It is French, black & white, silent and makes Kim Novak feel violated.
I first heard about The Artist in 2011. As an avid listener to Jason Solomons on the Film Weekly podcast from the Guardian, I heard a glowing review of the film as it premiered at the Cannes film festival. Both Jason and his fellow Journalist Xan Brookes discussed the film at length and heaped praise on it. Usually that is a sign of a film that will interest me as I have sought out films in the past on their recommendation. Since then the buzz around the film has grown. The distribution rights to the film were picked up by the mighty Weinstein group, putting the film in the international spotlight with the inevitable awards buzz. Now here we are in 2012, the film has been given a UK cinema release and has just won three Golden Globes for best Musical/Comedy, best actor and best original score.
So is the hype surrounding this film justified ? I think you will find that it is.
The story begins in 1927 at the premiere of the new film from screen idol George Valentin. The film is a fast moving adventure with George as the dashing lead. As the film climaxes we are allowed to move behind the screen to witness the stars and studio boss waiting to see if they have a hit. A large sign above their heads lends to the visual nature of the film demanding silence at all times. The first but not the last use of signs to emphasize a mood or plot theme. An encounter after the film with an aspiring actress leads to the actress being discovered and starts her own journey to stardom. As she becomes a bigger star, cleverly shown in a montage showing her name gradually moving up the credits of her film, George is going the other way. Resistant to the new phenomenon of talkies he finds his star to be on the wane.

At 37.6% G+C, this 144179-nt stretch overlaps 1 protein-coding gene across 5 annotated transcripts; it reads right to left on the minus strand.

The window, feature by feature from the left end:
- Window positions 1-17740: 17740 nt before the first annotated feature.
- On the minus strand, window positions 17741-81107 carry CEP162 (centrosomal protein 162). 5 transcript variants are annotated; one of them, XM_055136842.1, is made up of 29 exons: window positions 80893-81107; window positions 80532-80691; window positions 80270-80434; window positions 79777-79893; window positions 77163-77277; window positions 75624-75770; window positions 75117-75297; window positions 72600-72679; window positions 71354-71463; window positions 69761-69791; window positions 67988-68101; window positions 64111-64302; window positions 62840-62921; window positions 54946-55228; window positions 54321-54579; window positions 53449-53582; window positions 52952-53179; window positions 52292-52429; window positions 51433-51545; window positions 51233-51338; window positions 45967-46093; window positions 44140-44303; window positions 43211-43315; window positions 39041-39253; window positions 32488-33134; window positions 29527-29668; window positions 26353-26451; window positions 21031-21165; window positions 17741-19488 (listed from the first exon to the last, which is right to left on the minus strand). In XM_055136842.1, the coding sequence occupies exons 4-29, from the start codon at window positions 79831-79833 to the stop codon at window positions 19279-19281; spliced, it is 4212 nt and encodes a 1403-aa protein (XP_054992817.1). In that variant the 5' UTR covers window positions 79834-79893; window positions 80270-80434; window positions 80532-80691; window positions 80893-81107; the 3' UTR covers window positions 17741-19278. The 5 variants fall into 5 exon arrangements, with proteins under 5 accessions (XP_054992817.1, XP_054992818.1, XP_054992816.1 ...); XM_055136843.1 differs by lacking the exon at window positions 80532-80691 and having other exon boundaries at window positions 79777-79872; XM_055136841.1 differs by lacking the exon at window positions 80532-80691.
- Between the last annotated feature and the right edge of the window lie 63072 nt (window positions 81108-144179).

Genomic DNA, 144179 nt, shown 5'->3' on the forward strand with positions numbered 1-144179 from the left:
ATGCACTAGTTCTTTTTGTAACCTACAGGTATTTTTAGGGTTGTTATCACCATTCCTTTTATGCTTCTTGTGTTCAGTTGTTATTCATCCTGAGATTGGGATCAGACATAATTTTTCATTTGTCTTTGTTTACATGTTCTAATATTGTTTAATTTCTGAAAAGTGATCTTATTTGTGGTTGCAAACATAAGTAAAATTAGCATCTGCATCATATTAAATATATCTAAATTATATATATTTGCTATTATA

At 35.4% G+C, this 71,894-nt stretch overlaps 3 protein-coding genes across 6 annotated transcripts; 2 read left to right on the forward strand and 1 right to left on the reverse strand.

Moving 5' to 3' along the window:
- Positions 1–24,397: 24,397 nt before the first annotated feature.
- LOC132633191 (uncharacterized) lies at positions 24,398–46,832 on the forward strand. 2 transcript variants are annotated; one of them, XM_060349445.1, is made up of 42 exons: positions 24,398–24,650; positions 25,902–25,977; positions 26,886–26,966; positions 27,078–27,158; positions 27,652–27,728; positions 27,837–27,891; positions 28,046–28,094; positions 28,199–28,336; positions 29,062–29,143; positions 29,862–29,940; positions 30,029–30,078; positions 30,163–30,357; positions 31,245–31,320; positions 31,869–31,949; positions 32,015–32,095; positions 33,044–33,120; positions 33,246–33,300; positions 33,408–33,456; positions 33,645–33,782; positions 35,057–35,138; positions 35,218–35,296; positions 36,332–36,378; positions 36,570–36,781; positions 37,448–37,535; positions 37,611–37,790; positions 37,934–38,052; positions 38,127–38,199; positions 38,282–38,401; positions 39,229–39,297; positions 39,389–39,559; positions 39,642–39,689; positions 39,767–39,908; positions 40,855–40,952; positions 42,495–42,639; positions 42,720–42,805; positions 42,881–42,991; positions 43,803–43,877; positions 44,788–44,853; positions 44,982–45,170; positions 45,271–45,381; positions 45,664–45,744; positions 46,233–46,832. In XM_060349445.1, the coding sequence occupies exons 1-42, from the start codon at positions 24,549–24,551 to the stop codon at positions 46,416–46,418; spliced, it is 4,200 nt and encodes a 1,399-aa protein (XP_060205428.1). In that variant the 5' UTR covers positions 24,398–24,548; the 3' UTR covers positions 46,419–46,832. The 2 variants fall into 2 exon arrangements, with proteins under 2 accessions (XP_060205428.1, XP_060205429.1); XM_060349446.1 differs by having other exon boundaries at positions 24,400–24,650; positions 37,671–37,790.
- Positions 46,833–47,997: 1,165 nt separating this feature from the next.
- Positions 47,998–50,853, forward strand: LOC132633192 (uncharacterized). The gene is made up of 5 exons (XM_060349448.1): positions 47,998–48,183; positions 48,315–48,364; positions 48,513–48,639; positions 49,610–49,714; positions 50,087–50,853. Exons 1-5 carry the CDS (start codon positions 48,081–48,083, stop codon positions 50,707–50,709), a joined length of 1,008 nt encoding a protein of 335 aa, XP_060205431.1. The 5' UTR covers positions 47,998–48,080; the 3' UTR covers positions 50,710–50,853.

All aspects of the film are like a love letter to the era of silent cinema. Echoes of past films such as Singin’ In the Rain and A Star is Born can be found throughout the story. I was able to see the film at the GFT, the best cinema in Glasgow. Before the film started the screen was narrowed to a 1:33:1 ratio, the standard for films before the advent of the widescreen cinema experience, set the mood instantly. The lack of sound except for the score was odd to begin with but as the story drew you in it stated to feel very normal. The score perfectly complimented the action on screen. The shot compositions with blurring edges and darkening the screen to focus on a particular detail that were both used extensively in silent films are used to great effect here. There are a couple of set pieces, notably an exchange between the leads on an elaborate set of stairs showing the hustle and bustle of old Hollywood and emphasises that cinema and especially movie production was and is a fast moving medium. George is in the mold of the silent stars such as Douglas Fairbanks or a young Errol Flynn. The perfect action star of the Twenties with his swash bucking antics and obvious charm. I don’t think it is a coincidence that his name is close to screen heart throb Valentino. Other touches bring to mind other stars of the time such as Greta Garbo, Mary Pickford and in a fantastic scene, with a coat and Hat stand, the physical comedy of Charlie Chaplin.
The performances of the leads and supporting cast are all excellent. The lead actor Jean Dujardin has recently revealed that he was told that he would never be a good actor as his face was too expressive. Ironically with the absence of sound his face conveys so much especially around the eyes. The interaction between the lead and his best friend the dog is the central relationship . Their interaction is superb and the dog, Uggie, frequently has the best comedic moments during the film.
Don’t let the supposed negatives put you off this film. It is worth two hours of everyone’s time.